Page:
I needed a job, but it did take up a lot of time. I then got a very strong impression that I needed to quit my job as a Freshman Mentor. Uh......what? I first tried to talk myself out of it by concluding that I was just buying into my impulsive personality. But I kept getting the impression to quit my job and start looking for work in an area that will help me reach my career and life goals. Talk about scary.

The next day I sent an email to my boss telling him that I will no longer be working as a Freshman Mentor. I knew God had some plan, but I was scared out of my mind. The next week I ran into an old friend on campus. After catching up he told me that there was a job opening for an Internship Director at the Ballard Center for Creating Self-Reliance, it's a center on campus that helps students to make a social impact while still in school. Coincidence? I think not. I ended up getting hired for the job not a week after I quit Freshman Mentoring.

To further add to the miracle, I ended up taking an Econ class this Spring that focuses on why poor countries are poor and what explains the difference in growth rates among countries throughout the world. I've never been so fascinated by an Econ class in my life. My professor mentioned that she's looking for research assistants, so I talked with her and now I'm helping her conduct her research.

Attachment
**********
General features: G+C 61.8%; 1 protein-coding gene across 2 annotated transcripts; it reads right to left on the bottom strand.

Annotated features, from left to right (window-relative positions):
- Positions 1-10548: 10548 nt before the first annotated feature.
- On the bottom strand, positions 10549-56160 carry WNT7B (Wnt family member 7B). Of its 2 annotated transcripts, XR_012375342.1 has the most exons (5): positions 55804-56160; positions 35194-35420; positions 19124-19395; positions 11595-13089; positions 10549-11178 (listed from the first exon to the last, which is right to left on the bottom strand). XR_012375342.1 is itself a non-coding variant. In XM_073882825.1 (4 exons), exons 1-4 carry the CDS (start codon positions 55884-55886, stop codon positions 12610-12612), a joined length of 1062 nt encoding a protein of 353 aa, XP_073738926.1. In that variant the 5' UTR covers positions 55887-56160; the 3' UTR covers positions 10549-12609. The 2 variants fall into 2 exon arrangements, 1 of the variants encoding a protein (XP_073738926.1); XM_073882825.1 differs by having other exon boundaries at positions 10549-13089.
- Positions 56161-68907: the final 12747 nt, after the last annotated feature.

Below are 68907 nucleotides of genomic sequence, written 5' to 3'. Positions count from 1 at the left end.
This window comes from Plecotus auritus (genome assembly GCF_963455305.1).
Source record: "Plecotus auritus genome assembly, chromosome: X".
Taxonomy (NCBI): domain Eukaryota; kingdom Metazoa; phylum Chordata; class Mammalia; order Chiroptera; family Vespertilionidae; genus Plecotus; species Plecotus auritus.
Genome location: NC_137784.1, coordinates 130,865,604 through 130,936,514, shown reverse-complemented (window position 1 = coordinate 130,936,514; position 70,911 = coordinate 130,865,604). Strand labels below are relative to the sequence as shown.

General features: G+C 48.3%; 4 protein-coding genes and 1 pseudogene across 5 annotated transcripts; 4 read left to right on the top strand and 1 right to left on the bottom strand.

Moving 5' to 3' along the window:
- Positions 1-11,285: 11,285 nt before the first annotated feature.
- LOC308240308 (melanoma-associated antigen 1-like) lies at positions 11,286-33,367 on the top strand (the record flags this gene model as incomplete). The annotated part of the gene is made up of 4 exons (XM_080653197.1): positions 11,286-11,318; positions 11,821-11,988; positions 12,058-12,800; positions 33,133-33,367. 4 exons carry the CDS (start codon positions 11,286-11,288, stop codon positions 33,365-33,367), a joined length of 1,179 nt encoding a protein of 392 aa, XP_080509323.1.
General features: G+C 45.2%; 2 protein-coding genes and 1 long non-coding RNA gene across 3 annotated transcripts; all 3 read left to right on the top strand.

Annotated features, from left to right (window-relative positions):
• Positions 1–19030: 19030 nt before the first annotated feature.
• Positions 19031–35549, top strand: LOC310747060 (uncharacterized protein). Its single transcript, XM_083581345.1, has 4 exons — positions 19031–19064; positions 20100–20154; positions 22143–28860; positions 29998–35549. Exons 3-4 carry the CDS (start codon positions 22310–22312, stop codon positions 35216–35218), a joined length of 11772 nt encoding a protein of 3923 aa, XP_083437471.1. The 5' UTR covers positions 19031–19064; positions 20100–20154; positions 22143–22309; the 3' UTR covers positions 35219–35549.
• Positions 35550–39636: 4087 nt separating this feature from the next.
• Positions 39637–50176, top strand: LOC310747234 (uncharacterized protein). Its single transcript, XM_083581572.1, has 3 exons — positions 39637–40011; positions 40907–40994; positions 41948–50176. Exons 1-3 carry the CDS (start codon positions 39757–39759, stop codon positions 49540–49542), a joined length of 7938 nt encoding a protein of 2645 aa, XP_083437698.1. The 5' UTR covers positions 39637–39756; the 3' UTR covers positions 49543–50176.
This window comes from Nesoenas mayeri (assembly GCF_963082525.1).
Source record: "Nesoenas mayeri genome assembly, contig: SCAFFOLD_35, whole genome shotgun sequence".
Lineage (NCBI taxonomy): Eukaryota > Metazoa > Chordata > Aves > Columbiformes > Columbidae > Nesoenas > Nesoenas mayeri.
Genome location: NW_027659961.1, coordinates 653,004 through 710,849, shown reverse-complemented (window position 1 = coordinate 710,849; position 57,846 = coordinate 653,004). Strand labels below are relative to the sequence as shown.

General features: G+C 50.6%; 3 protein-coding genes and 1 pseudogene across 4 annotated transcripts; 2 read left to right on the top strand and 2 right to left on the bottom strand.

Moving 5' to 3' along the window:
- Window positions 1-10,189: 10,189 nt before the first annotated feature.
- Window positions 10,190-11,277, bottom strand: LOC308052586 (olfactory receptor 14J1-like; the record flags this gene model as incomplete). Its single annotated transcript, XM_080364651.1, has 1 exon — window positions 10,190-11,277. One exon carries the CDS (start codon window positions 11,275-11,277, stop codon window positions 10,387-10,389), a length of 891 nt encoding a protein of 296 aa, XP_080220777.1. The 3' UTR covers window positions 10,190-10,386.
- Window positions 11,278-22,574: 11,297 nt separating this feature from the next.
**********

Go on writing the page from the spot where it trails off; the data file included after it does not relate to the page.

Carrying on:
Moral of the Story

Basically, what I've got out of all of this is that God has a specific plan for each of us, and although at times it seems like we're never going to get there, as long as we listen to Him, He'll help us out. The whole listening part is where it's tricky though. It's not always easy, but we need to know who we are. I realize that I can be impulsive, but knowing this helps me to understand that God isn't going to change who I am, but He will work with my personality. He knows that inspiring youtube videos call me to action, so He interacts with me in ways that are perfect for me. That's what I love about God-He isn't some big boss who tries to form us into someone we're not. God is a loving Heavenly Father who knows our true potential and helps us to become our best selves, and we shouldn't settle for anything less.